In the embodiment of FIGS. 1-4 each wall of keyed member 20 is provided with at least one channel 40 which is adapted to retain one resin strip 42. In more detail, and referring now to FIG. 1 of the drawings, wall 22 of keyed member 20 has channel 40 which will generally be coextensive along the entire length of keyed member 20. In this particular embodiment channel 40 is provided with lips or flanges 44 which extend partially over the opening or cavity of channel 40. As shown in FIG. 3, resin strips 42 have a shape which mates with channels 40 to provide a mechanical interlock as shown best in FIG. 3 of the drawings. It is to be understood that the precise mating shapes or geometries of the keyed member and the interlocking strip are not critical to the practice of the invention. It is important, however, that the two (member 20 and strips 42) have shapes which achieve the desired mechanical interlock, i.e. resin strips 42 are held in place by member 20 without the need for an adhesive bond or external additional locking parts. Thus, in the example shown in FIGS. 2 and 3 of the drawings lower edges 46 of resin strips 42 extend to engage lips 44 of channels 40. In FIG. 4 of the drawings, the linear nature of keyed member 20 and strip 42 are shown more clearly. It will be appreciated that strips 42 (which will also preferably be extruded) can be easily slipped into channels 40 for assembly of composite reinforcement structure 30 or may be formed in place as will be more fully described herein.

In order to locate composite reinforcement 30 in a structure to be reinforced, such as a motor vehicle body, and referring now to FIG. 3 of the drawings locator pin 48 may be provided. The nature of locator pins will be well known to those skilled in the art. In addition, in the most preferred embodiment of the invention at least two walls of keyed member 20 (in terms of area) are each at least 25% covered (this is total coverage and coverage may be interrupted) by their respective resin strips.

Referring now to FIG. 5 of the drawings in another embodiment composite reinforcement 50 has keyed member 52 with a central web 54 that forms channels 56 in which resin strips 58 are mechanically held in T-shaped locking configuration. This illustrates the variable nature of the interlocking surfaces of the keyed member and the resin strips; here, strip 58 has a convex surface 60 that is received in a concave depression 62. As in the previously described embodiment strips 64 are provided such that all sides of keyed member 52 have an associated resin strip. Locator pin 66 is also shown.

The construction of the present invention enables a number of different options for installation in a hollow structural part of a motor vehicle. One possibility is to attach end caps (not shown) to the reinforcing structure. These end caps may have an integral fastener or be spring loaded to enable installation and positioning in a vehicle. Another option is to form a part that has the near net shape of the structure that it is intended to reinforce such that when installed into a hollow cavity it becomes trapped and is thereby positioned. This would typically be a vehicle area that requires a reinforcement that is not linear and involves laying a part into a partial cavity that is later capped with another piece of sheet metal. An additional method of installation is to apply a pressure sensitive adhesive to some surface of the composite reinforcing structure. Depending on goals of the reinforcement, the pressure sensitive adhesive may or may not also have structural characteristics following cure.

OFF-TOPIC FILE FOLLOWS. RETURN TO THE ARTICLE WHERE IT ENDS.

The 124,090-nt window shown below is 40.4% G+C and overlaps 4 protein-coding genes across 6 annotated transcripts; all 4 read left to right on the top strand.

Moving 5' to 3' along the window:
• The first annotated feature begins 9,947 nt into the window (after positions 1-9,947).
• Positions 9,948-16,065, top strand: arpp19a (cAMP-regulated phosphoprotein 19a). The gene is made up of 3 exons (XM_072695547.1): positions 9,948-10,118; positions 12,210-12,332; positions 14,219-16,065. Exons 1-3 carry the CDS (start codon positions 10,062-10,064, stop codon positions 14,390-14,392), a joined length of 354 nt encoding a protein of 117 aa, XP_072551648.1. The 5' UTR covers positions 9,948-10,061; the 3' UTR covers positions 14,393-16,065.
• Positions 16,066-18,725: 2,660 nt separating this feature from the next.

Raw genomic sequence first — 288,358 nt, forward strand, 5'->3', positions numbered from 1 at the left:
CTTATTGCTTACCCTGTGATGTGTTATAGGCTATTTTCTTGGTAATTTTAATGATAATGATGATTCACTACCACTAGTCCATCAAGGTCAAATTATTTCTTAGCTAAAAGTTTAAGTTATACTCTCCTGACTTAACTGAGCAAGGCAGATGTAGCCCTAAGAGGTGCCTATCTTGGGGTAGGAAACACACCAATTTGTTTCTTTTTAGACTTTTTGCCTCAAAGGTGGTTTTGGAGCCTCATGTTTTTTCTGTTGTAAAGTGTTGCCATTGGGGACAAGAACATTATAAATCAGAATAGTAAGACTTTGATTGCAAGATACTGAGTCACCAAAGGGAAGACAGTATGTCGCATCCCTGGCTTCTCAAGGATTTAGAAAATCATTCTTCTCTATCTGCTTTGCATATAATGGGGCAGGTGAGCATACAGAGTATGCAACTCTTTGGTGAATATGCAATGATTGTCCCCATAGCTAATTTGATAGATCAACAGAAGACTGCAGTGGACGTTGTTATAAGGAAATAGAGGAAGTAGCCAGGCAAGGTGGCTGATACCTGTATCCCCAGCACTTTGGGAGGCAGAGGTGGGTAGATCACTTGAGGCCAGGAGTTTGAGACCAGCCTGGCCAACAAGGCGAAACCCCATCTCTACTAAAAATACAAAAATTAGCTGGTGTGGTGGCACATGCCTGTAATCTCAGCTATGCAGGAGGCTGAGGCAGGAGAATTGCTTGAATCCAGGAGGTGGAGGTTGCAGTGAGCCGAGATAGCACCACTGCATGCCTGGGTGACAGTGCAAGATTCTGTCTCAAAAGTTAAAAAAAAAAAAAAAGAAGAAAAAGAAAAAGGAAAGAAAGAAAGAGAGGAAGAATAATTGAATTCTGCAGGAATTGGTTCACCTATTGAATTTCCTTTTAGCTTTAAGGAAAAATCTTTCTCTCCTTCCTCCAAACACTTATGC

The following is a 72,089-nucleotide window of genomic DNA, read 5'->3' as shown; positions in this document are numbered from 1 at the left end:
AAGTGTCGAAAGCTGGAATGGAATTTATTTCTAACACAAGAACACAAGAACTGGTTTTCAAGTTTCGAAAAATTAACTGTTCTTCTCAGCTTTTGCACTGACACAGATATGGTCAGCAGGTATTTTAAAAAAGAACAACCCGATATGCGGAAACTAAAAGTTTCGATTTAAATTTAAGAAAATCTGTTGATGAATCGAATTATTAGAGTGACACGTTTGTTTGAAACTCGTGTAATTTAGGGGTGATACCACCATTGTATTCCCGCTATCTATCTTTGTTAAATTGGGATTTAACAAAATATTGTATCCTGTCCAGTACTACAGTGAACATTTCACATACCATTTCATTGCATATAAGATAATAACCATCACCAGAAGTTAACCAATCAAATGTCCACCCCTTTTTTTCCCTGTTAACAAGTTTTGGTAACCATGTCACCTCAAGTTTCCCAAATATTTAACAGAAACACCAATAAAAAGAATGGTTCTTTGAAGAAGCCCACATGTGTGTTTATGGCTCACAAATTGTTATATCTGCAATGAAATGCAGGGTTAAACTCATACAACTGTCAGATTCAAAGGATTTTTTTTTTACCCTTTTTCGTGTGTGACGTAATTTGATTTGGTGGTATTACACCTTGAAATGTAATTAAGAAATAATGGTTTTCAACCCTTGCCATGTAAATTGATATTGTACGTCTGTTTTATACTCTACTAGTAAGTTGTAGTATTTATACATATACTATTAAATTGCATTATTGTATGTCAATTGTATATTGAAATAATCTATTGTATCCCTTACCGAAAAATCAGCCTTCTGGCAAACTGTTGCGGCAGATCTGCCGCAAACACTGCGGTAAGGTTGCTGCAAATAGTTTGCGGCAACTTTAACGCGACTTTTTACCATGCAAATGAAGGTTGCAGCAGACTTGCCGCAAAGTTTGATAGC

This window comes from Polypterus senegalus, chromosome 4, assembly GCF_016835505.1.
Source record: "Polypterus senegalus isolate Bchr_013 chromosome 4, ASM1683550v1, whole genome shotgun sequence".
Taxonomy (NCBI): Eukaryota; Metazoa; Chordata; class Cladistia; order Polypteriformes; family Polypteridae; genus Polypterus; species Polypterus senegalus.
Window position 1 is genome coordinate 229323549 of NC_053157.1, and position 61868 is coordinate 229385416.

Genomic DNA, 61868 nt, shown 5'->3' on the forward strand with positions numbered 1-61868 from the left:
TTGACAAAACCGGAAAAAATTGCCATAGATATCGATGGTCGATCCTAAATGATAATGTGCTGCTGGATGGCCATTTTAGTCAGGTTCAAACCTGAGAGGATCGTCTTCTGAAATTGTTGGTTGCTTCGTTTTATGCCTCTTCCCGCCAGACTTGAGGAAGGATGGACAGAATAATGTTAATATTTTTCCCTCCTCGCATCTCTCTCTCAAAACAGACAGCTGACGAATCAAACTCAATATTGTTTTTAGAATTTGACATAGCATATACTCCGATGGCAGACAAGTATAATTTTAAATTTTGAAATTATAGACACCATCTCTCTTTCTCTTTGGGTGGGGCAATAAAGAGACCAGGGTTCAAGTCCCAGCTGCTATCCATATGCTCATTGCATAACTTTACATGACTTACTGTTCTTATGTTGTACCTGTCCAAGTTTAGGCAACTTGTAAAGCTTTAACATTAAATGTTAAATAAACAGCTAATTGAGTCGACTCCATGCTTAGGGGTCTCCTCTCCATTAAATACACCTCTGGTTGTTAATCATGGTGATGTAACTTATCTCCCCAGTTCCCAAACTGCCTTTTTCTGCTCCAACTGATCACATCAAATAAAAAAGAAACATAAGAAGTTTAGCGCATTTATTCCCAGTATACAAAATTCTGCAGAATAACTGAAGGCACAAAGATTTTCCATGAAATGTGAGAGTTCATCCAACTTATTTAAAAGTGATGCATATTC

As stated above, in one embodiment of the invention composite keyed reinforcement 30 is linear; that is, preferably its length is at least twice its width or height. In another preferred embodiment, however, and referring now to FIGS. 6 through 8 of the drawings, composite reinforcement 70 is in the nature of a ring or continuous wall structure. Each face 72 has a channel 74 into which a resin strip 76 is disposed by mechanical interlock as in the previously described embodiments. (In addition, as best shown in FIG. 7, in a preferred embodiment of the invention at least 50% by weight of resin strip 76 resides outside of channel 74 although it is not necessary that any material reside outside in some applications.) Accordingly, the structures of FIGS. 1-5 would typically be used if increased bending resistance is required. If reinforcement for so-called breathing or oil canning is required, circumferential material of FIGS. 6 through may be used.

Resin strips 42, 64 and 76 are thermally expandable. That is, upon the application of heat they will expand, typically by a foaming reaction, and preferably to at least 50% the volume of the unexpanded state, but more preferably twice (the unexpanded state being depicted in the drawings). In a preferred embodiment, the resin used to form the resin strips is an epoxy-based material.

Resin preferably forms from about 5% to about 75% by weight and more preferably from about 15% to 65% by weight of the resin strip. Filler preferably forms from about 0% to about 70% by weight and more preferably from about 20% to about 50% by weight of the resin strip. Blowing agent preferably forms from about 0% to about 10% by weight and more preferably from about 0.2% to 5% by weight of the resin strip. Curing agent preferably forms from about 0% to about 10% by weight and more preferably from about 0.5% to 5% by weight of the resin strip. Accelerator preferably forms from about 0% to about 10% by weight and more preferably from about 0.3% to 5% by weight of the resin strip. One preferred formulation is set forth in Table I below.